IN THE JOURNAL | GLOBAL PERSPECTIVES
Understanding America's global role in the age of Trump
April-June 2017
By: Rodger Baker

Reagan came to office at a time of double-digit interest rates and chaotic oil markets, in a binary world of the US-led West versus the Soviet Union in the East, and on the heels of a major American intelligence reassessment of the Soviet nuclear and conventional threat. The structure of the US economy was still based on manufacturing with a strong export component, and the coming computer revolution was just beginning. Reagan even noted in his 1983 State of the Union address that “To many of us now, computers, silicon chips, data processing, cybernetics and all the other innovations of the dawning high technology age are as mystifying as the workings of the combustion engine must have been when that first Model T rattled down Main Street, USA” – a comment that seems rather quaint given today's technology-driven lives.

In the Soviet Union, Reagan had a single major foreign threat to contend with, and he coupled his push for missile defense systems (to negate the advantage in Soviet missiles) with calls for reductions in nuclear arms. Peace through strength was intended to deter conventional and nuclear attacks against the United States and its allies by the Soviet Union and its allies.

In his March 1983 address to the American people on defense and national security, Reagan explained peace through strength as the application of a policy of deterrence. “Since the dawn of the atomic age, we’ve sought to reduce the risk of war by maintaining a strong deterrent and by seeking genuine arms control. ‘Deterrence’ means simply this: making sure any adversary who thinks about attacking the United States, or our allies, or our vital interests concludes that the risks to him outweigh any potential gains. Once he understands that, he won’t attack,” Reagan said. “We maintain the peace through our strength; weakness only invites aggression.”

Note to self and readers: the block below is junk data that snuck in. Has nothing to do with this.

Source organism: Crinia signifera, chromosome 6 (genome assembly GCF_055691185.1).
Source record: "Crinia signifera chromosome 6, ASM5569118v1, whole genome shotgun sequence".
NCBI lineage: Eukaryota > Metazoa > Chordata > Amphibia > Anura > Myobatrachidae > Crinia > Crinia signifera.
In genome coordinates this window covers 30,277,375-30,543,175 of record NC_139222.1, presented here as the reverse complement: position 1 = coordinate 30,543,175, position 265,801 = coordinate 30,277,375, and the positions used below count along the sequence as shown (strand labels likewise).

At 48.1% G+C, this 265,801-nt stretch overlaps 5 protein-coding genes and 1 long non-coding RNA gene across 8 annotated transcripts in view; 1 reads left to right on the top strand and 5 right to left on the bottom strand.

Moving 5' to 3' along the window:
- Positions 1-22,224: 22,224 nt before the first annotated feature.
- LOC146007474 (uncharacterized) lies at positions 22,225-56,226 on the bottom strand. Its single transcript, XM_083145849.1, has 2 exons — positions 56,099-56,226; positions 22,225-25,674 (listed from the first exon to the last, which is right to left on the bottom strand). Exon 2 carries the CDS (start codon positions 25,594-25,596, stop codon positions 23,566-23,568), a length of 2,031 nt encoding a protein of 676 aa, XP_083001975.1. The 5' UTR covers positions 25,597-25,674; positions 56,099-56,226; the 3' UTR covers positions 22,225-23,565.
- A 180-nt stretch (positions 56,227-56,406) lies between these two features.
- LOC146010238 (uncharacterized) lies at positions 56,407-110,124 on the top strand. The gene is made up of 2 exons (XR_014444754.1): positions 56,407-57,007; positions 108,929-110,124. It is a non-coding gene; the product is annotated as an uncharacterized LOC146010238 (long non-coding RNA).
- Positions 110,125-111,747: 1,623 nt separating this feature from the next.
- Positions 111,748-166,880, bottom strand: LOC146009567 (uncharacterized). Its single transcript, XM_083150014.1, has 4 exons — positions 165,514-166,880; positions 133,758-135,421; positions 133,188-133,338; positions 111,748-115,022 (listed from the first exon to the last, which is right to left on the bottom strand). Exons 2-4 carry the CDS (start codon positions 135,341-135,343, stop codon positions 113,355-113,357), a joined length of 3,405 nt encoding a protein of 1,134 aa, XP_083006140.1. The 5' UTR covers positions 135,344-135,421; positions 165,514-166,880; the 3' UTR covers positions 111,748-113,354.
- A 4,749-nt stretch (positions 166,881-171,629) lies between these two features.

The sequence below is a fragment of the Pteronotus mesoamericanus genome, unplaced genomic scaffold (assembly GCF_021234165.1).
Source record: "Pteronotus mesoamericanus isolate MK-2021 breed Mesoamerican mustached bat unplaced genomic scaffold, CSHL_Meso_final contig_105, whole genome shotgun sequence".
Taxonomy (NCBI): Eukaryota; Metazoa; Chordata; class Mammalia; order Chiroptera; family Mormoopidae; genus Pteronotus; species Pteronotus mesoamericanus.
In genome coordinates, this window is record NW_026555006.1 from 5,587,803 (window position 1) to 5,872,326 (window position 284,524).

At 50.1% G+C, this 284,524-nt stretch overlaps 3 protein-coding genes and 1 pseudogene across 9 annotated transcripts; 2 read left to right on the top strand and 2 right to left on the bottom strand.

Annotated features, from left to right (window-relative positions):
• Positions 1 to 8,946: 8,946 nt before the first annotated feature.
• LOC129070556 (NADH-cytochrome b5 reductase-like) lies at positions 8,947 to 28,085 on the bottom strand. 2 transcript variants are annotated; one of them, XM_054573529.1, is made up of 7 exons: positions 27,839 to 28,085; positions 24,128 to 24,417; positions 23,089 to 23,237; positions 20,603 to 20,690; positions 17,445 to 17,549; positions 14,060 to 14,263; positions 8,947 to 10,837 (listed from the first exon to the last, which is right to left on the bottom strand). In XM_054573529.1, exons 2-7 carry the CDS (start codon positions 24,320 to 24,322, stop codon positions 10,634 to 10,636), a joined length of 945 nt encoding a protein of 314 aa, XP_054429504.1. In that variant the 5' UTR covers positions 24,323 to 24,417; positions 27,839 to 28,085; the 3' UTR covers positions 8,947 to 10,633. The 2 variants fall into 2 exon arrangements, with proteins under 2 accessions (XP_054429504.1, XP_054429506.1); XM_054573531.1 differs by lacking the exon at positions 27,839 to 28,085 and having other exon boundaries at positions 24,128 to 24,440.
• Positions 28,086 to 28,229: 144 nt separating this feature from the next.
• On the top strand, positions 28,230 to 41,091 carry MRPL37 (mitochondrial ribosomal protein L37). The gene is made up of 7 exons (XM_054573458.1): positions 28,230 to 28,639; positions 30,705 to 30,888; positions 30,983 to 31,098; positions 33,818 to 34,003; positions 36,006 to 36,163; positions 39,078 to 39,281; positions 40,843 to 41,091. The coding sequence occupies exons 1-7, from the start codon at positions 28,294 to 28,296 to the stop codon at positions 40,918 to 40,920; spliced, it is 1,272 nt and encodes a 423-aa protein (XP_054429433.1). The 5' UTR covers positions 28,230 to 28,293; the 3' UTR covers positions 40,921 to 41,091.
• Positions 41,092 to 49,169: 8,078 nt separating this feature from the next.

Two months earlier, in his State of the Union address, Reagan had highlighted the dual economic and military components of a policy of peace through strength. “Our strategy for peace with freedom must also be based on strength – economic strength and military strength,” Reagan said. “A strong American economy is essential to the well-being and security of our friends and allies. The restoration of a strong, healthy American economy has been and remains one of the central pillars of our foreign policy.” The dual concepts of a strong domestic American economy and a strong defense capability were tied together into a single strategy with a global focus.

The Trump administration has picked up on these two themes and revived the peace through strength concept. The focus is on rebuilding the American economy through manufacturing, infrastructure development and tax reform, and on strengthening American defense, in part through an expansion of nuclear capacity. But the conditions are different now. Manufacturing and exports are no longer as important to the US economy, technology has created entire new sectors of economic activity and trade patterns have expanded into massive networks spanning continents. Interest rates, in double digits when Reagan took office, are barely rising above record lows today, and oil prices remain hovering near lows, while US domestic production is on the rise. Technology has advanced the tools of warfare and disruption into the cyber realm, reducing the speed and confidence of identifying the perpetrator and altering the perception of risk and reward for state powers as well as nonstate actors.

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